History Articles

History of Guy Fawkes

November 4, 2005 / 0 Comments
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HISTORY OF GUY FAWKES

For our friends across the Pond

November 5th is known as “Bonfire Night” or “Guy Fawkes Night”, and all over Britain people fire off fireworks, light bonfires, and burn effigies of Guy Fawkes. Guido Fawkes was an Englishman who, in popular legend, tried to blow up the Houses of Parliament with barrels of gunpowder. He was caught, imprisoned, tortured on the rack, and finally executed, as we’ll see.

400 years ago, Guy Fawkes was a co-conspirator in the “Gunpowder Plot” of 1605 in England. He and his cohorts decided to blow up the both Houses of Parliament in London and kill King James I upon the inaugural opening of the Parliament, and succeeded in smuggling several barrels of gunpowder into the basement of the Parliament.

This “Gunpowder Plot” occurred two years after King James I (of the “King James Bible” fame) ascended to the throne. A group of English Catholics, of which Guido Fawkes was a member, decided to kill the King because it was felt he had reneged on his promises to stop the persecution of Catholics. To this day, it is the law in Britain that a Roman Catholic cannot hold the office of monarch. And the Queen is still Supreme Head of the Church of England.
The plot was foiled at the eleventh hour; some of the plotters escaped, some turned King’s Evidence and reported on the rest. The unlucky Fawkes was taken in chains to the Tower of London. He was hanged, drawn and quartered. After Guy was hanged, he was torn asunder and drug through the streets of London behind a horse cart. The charge was treason, though some people in England prefer to remember Guy as “the only man ever to enter Parliament with honourable intentions.”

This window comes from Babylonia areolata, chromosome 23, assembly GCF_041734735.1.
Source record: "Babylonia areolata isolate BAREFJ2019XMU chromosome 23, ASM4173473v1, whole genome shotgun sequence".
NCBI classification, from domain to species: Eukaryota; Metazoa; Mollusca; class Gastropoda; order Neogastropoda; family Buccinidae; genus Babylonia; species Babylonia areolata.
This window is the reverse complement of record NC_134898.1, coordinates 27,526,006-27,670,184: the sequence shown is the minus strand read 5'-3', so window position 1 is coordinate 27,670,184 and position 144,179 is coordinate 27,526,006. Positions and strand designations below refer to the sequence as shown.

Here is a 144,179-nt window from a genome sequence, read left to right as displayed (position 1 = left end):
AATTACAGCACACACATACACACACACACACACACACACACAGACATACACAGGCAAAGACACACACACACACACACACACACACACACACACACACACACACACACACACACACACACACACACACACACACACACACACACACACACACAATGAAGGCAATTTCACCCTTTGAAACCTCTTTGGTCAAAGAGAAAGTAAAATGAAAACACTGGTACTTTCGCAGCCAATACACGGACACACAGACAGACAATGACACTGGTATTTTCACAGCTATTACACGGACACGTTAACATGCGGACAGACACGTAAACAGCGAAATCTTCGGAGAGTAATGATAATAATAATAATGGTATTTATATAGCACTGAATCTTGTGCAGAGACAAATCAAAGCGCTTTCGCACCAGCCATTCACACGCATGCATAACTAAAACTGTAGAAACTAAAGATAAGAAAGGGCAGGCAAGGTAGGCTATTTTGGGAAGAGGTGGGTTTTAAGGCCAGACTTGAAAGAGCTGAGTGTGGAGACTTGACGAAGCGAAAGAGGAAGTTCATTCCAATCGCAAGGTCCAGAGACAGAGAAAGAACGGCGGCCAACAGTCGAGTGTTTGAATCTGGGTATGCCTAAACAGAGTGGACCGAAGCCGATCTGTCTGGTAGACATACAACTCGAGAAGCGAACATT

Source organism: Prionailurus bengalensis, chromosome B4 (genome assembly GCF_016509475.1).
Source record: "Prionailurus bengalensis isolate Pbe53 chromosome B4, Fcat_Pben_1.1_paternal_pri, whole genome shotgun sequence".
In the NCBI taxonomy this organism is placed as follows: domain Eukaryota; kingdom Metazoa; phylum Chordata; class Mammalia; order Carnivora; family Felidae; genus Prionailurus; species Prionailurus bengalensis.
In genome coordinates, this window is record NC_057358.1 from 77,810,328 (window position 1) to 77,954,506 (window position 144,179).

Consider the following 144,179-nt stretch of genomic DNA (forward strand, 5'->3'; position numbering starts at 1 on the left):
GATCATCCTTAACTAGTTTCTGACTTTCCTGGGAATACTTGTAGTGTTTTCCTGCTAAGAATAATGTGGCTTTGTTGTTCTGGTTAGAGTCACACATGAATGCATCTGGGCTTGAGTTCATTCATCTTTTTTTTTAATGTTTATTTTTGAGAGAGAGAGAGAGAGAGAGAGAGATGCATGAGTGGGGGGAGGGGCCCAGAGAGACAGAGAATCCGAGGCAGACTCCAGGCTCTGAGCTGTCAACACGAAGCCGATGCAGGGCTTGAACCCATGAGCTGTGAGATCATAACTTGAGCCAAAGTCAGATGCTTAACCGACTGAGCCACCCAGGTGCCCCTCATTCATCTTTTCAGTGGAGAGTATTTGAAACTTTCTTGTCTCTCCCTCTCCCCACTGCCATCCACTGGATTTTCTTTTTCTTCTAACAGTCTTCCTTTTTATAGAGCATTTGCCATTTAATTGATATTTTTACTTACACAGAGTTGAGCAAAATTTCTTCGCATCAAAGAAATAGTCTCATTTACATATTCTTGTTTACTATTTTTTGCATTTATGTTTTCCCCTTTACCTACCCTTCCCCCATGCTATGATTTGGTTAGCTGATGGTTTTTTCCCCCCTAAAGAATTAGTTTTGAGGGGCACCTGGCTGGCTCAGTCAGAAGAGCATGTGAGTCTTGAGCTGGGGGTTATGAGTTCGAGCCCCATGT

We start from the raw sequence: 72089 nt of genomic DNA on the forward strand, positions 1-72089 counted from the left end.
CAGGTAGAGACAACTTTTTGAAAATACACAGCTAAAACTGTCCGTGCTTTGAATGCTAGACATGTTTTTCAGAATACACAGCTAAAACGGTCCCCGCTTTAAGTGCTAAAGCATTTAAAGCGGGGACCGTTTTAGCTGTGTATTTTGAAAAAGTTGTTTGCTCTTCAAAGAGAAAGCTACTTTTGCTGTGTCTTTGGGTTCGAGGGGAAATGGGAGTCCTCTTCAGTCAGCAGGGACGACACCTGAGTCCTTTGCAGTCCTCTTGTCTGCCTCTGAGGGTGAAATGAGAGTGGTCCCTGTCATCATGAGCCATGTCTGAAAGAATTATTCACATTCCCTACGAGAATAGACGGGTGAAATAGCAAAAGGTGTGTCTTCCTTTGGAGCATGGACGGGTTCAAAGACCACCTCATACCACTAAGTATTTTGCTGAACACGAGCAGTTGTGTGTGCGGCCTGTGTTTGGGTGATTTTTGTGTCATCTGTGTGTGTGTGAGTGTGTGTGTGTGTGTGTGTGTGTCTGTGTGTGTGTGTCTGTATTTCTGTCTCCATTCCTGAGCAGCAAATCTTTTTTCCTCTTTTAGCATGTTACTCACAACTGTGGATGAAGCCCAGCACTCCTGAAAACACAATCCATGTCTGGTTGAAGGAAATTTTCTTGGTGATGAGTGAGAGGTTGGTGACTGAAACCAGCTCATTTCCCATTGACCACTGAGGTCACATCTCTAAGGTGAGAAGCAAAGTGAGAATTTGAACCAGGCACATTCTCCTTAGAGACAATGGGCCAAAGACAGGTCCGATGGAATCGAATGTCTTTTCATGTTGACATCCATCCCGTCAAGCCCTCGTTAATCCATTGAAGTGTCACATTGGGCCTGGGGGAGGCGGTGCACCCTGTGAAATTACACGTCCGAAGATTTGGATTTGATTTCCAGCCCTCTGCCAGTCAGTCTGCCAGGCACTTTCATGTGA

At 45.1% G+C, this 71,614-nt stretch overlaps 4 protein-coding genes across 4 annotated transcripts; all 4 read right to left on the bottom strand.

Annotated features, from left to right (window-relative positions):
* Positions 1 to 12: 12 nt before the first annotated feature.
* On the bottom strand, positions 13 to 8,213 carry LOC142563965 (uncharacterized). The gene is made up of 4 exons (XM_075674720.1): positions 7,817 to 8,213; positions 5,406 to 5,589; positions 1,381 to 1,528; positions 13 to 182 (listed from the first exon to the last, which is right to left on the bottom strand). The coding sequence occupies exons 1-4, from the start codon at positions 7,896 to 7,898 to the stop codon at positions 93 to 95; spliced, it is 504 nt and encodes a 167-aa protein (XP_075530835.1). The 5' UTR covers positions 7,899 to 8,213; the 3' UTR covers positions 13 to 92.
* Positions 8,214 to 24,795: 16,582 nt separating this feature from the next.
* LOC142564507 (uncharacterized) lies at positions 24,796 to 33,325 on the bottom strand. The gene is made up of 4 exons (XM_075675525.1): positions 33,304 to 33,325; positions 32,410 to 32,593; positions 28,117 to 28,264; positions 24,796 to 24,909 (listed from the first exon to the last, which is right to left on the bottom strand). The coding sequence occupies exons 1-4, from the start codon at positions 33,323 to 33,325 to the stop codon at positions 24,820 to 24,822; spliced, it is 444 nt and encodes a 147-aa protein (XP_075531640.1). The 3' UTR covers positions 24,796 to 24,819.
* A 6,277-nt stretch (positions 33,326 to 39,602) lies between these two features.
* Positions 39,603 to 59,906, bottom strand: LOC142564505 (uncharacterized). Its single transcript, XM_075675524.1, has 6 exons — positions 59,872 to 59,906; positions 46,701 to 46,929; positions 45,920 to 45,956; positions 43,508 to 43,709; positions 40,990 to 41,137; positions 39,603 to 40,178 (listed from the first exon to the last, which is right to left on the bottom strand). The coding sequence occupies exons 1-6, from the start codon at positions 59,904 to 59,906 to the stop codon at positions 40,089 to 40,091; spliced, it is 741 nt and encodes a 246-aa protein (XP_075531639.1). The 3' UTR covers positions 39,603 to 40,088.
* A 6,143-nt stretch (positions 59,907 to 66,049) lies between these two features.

To this day, one of the ceremonies that accompany the opening of a new session of parliament, is the searching of the basement, by a bunch of men in funny hats. Parliament somehow made political capital out of the close call, and poor Guy Fawkes is burned in effigy every November 5th on bonfires all over Britain. They sell a lot of fireworks too, and children beg for money on the streets to buy them. The children usually exhibit the “guy” or dummy that will be put on the fire. “Penny for the guy, mister?” is a common refrain at this time of year.

In the last dozen years or so however, with the pervasiveness of American television and culture in England, the custom of celebrating Halloween is in the ascendancy, and many children are now going for the double treat: candy on October 31, money for November 5.

Bill Petro – your friendly neighborhood historian
www.billpetro.com/holidayhistory

History of October 31

October 30, 2005 / 0 Comments
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HISTORY OF OCTOBER 31